V. Global Warming is an Al Gore thing. He won the presidency, but handed it over to the other guy. How could you possibly trust him or believe anything he says? [Note: Unlike Internet :), global warming was NOT invented by Al Gore!]

VI. Global warming must be the result of human activity because never before have we had so many people driving, flying and using so much stuff on this planet. [NO evidential proof, so it may be a strawman argument!]

VII. Scientific evidence backed by observational data clearly show global warming is caused by human activity. This is the view shared by thousands of “non-aligned” scientists globally.

For anyone who still doubts anthropocentric [human-caused] global warming, but is willing to learn, the issue should be hammered home in relation to the state of Earth’s failing ecosystems. There’s a direct relationship between human activity, climate change and the eminent collapse of ecosystems.

Ecosystems Responsible for Provisioning Services:

1. The capture fisheries are rapidly declining due to overharvest.
2. Production of wild food is declining due to overharvest, deforestation, change of land use…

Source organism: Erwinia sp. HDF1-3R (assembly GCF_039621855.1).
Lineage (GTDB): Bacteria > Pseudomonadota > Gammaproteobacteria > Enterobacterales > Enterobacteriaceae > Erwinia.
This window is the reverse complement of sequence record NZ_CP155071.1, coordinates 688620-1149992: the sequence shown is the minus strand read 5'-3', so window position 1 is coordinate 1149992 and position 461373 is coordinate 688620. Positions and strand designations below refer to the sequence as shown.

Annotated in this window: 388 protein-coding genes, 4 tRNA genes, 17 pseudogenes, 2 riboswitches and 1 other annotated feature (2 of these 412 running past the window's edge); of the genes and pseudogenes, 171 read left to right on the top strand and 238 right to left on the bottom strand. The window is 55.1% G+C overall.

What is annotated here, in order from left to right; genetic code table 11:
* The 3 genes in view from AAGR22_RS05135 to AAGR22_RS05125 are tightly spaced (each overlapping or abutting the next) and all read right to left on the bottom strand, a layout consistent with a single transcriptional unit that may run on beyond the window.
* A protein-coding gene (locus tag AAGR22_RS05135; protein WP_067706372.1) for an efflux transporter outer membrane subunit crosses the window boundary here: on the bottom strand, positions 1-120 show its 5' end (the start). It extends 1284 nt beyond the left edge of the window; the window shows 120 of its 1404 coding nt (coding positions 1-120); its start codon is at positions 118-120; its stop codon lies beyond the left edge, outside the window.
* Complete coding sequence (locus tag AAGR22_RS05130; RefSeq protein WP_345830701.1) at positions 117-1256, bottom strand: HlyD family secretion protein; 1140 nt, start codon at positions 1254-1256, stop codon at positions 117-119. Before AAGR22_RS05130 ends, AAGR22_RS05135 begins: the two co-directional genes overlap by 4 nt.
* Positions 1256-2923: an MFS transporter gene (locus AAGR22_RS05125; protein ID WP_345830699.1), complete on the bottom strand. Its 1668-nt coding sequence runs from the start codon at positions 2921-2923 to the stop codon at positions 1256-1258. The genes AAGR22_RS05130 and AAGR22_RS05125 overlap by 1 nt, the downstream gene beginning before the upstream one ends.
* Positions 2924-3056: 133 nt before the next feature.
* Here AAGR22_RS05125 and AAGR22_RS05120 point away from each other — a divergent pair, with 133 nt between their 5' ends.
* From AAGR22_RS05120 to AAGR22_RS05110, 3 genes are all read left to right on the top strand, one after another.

3. Production of wood fuel is declining.
4. Genetic resources are being lost through extinction, and crop genetic resource loss.
5. Biochemicals, natural medicine and pharmaceuticals are being lost through extinction and overharvest.

6. [Alarming] global shortages of water for drinking, irrigation and industrial use is reported globally.

Ecosystems Responsible for Regulating Services:

7. Air quality regulation system. The ability of the atmosphere to cleanse itself is declining.

8. Climate regulation system. Negative impact of regional and local cause are exponentially overwhelming the climate regulation system.

9. Erosion regulation. Soil degradation is increasing globally.
10. Water purification and waste treatment. Water quality is declining.
11. Pest regulation. The use of pesticides has degraded the natural control systems.
12. Pollination. The numbers of pollinators are declining globally.
13. Natural hazard regulation. Vast areas of natural buffers like wetlands and mangroves have disappeared.

Cultural services